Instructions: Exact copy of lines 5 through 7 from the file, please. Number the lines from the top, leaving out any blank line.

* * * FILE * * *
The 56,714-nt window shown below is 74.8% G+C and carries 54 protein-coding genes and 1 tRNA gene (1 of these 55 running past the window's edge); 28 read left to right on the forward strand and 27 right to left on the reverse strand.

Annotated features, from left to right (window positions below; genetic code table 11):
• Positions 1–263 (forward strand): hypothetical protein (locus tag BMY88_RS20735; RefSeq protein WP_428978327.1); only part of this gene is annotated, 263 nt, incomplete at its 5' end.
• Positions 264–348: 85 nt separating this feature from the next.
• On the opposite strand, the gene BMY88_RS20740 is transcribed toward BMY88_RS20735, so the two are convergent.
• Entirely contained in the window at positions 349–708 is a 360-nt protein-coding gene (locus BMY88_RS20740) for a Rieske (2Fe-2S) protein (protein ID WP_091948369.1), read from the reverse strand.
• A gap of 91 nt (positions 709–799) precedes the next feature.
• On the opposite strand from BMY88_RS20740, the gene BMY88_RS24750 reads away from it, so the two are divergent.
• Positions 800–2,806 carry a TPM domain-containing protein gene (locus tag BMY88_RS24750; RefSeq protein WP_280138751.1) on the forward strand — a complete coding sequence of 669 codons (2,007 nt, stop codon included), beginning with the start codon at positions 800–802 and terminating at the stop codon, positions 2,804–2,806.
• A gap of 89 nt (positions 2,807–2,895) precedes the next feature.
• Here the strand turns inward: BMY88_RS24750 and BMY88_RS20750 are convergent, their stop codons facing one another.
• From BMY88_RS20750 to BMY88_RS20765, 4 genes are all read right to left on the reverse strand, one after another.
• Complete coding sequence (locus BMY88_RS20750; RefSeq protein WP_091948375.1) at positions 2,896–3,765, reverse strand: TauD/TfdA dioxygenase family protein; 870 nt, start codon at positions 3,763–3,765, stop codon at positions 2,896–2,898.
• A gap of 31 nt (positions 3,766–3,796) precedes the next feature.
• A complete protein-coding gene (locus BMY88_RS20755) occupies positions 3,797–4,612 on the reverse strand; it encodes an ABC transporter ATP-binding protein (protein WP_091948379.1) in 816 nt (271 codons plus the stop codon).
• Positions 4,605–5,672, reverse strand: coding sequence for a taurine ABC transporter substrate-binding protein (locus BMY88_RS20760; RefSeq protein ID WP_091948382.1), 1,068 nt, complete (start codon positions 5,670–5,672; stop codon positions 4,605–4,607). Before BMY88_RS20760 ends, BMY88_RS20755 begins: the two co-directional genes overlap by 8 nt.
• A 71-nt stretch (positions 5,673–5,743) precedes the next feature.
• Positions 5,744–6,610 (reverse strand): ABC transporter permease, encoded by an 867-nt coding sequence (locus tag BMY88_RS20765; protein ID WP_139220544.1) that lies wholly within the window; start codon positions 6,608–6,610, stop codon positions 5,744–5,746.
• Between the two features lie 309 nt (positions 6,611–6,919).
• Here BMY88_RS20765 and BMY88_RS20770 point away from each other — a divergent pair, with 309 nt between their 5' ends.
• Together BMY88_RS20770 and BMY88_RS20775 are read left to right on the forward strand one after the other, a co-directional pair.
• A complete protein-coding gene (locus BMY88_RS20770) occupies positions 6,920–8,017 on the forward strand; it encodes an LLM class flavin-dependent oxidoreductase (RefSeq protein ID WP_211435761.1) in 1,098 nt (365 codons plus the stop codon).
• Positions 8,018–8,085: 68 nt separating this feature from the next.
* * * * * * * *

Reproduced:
• On the opposite strand, the gene BMY88_RS20740 is transcribed toward BMY88_RS20735, so the two are convergent.
• Entirely contained in the window at positions 349–708 is a 360-nt protein-coding gene (locus BMY88_RS20740) for a Rieske (2Fe-2S) protein (protein ID WP_091948369.1), read from the reverse strand.
• A gap of 91 nt (positions 709–799) precedes the next feature.